Break through the e-mail storm to streamline communications

In the modern business world, mountains of data threaten to overwhelm us. But you don't have to contribute. Apply simple rules to your communications to reduce unnecessary e-mail and streamline your workflow.

E-mail is one of the greatest innovations in computing. We've come up with a lot of neat gadgets and fun toys, but nothing else reduces the time to execute communication so drastically. But this reduction in the time required to create communication also reduces the amount of control we have over the information we share. I once participated in a rather egregious example of this on a network project.

This project occurred fairly early in my career. I was just out of school, working as a general technician and carryall for a small IT shop. We worked hard, played hard, and generally did our best to help our customers. During my first network deployment project, the project manager called me onto the carpet one day. It seems that, although I worked long hours, he had no idea what I was doing or why.

At that point, I became extremely confused. I dropped him upwards of 30 e-mails a day, about everything from the person with whom I was having lunch to what decisions I needed to make about the placement of new workstations. I thought that, somehow, among all of that, he could find what he needed. He pointed out to me that he monitored the status of 10 technicians and just maybe didn't have the time to read 300+ e-mails a day. Being young, I went off in a huff.

Going through life
It was only later, as I started to move up in the management chain and explore leadership opportunities, that my poor manager's plight became clear to me. It was not just the volume of messages—it was the inane content. I read e-mails identical to the ones I had written myself and wondered, "what, exactly, is this all about?"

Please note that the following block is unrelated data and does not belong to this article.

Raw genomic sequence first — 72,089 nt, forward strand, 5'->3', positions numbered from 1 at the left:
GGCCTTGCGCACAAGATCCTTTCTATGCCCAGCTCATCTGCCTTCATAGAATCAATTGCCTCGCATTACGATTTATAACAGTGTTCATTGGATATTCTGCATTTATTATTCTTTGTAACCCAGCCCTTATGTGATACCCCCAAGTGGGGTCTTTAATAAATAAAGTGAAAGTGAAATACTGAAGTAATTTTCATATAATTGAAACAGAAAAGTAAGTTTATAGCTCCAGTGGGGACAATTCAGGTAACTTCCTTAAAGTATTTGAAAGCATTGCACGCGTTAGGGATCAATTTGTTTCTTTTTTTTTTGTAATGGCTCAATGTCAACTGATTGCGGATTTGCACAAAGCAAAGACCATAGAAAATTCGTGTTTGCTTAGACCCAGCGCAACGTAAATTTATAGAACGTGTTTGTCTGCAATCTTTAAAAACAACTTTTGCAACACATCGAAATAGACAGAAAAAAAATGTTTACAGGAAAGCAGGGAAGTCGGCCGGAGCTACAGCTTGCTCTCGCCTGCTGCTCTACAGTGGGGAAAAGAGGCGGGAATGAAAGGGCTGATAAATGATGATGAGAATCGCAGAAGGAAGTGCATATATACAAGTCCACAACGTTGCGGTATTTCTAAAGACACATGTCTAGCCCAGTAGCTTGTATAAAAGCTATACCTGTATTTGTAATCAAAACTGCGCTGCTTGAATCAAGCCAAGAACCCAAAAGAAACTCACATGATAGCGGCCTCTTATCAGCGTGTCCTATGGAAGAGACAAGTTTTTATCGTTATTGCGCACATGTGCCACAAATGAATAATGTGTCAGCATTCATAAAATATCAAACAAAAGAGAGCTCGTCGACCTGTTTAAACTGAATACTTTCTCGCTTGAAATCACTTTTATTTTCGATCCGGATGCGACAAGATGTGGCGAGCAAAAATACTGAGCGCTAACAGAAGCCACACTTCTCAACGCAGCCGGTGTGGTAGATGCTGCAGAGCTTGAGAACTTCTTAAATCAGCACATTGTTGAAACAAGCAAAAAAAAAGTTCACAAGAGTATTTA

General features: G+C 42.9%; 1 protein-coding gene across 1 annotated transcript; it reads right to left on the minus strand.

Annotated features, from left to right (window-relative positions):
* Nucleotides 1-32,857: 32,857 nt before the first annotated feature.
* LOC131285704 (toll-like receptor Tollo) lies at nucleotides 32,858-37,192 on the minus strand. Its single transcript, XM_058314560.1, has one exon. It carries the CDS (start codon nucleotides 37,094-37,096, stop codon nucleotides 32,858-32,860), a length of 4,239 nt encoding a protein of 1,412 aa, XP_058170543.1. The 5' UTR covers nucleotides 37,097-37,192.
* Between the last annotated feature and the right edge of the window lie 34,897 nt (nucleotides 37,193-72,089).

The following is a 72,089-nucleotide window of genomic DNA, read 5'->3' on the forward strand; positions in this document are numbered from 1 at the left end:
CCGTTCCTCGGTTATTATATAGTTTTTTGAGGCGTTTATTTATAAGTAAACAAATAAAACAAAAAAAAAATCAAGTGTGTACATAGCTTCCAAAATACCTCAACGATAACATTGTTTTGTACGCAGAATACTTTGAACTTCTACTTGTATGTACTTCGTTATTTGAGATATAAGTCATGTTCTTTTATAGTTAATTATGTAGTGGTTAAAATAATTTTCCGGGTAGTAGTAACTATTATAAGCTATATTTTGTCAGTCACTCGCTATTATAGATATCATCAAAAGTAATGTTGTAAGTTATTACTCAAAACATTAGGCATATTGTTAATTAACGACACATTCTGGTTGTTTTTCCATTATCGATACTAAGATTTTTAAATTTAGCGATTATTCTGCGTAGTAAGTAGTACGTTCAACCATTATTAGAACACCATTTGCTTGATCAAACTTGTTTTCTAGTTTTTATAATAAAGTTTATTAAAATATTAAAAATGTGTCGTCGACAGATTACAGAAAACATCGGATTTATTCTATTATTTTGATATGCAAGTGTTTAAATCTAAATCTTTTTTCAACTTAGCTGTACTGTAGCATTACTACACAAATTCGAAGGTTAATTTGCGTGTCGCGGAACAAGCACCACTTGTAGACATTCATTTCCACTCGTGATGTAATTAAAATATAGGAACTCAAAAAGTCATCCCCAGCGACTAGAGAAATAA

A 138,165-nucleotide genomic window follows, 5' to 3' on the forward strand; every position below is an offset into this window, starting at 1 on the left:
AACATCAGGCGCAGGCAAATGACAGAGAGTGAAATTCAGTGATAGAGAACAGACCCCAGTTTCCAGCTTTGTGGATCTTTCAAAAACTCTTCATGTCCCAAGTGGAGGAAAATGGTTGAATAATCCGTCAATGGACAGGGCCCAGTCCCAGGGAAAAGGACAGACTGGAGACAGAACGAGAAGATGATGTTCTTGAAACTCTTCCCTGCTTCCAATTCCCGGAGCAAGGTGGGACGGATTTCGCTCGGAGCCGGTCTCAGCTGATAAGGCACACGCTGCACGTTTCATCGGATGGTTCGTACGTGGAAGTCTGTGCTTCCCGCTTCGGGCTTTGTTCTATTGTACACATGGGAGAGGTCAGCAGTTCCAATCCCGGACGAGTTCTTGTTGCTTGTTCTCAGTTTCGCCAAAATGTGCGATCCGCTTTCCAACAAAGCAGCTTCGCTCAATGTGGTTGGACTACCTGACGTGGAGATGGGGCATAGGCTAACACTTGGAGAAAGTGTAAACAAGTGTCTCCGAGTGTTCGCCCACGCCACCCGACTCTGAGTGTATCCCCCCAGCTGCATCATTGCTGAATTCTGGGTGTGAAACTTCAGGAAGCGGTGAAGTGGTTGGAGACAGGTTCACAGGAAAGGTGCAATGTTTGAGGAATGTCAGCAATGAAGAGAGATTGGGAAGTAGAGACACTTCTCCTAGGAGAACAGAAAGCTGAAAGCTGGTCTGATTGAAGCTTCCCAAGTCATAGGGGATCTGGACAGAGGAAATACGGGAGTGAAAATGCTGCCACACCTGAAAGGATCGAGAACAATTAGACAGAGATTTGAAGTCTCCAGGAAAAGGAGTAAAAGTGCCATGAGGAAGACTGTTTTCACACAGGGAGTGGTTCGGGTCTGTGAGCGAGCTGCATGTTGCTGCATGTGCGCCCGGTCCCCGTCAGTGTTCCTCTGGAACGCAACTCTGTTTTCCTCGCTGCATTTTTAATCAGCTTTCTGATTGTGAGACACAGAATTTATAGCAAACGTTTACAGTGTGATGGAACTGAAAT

I also learned that we were not alone. In fact, my 500 e-mails from a 30-person team paled in comparison to the insanity some of my cohorts suffered under. One managed a 15-person team and received 1000+ e-mails daily. Another (the all-time record holder in my personal circle) managed 1500+ daily from a six-person team. To this day, I have no idea how the team did any work while generating that much e-mail or how he got any work done trying to sort through it.

Things finally came to a head for me after one particularly disastrous team meeting. After some raised voices, one of my hotshot young network engineers left in a huff after I asked him what, exactly, he was doing during the day. He responded that his 100+ e-mails every day should be sufficient to give me some insight. I decided it was finally time to try to understand the root of the issue.

Fast, cheap, and easy
E-mail is a particularly seductive medium. Just type a few words, hit the Send button, and away it goes—data contained in black letters on white screens, transmitted at the speed of light to as many targets as you desire. Everyone can know everything all the time!

Human beings don't actually work that way, though. Although our tools allow us to transmit data quickly, our fundamental ability to process data into information has not changed. It still takes time to correlate data, apply questions to it, and generate data meaningful to a specific situation. Usually in the e-mail-connected world, this process gets interrupted by yet another batch of electronic data holders, each one clamoring for attention. We keep trying to process and respond faster and faster, missing the details and the linkages that we really need.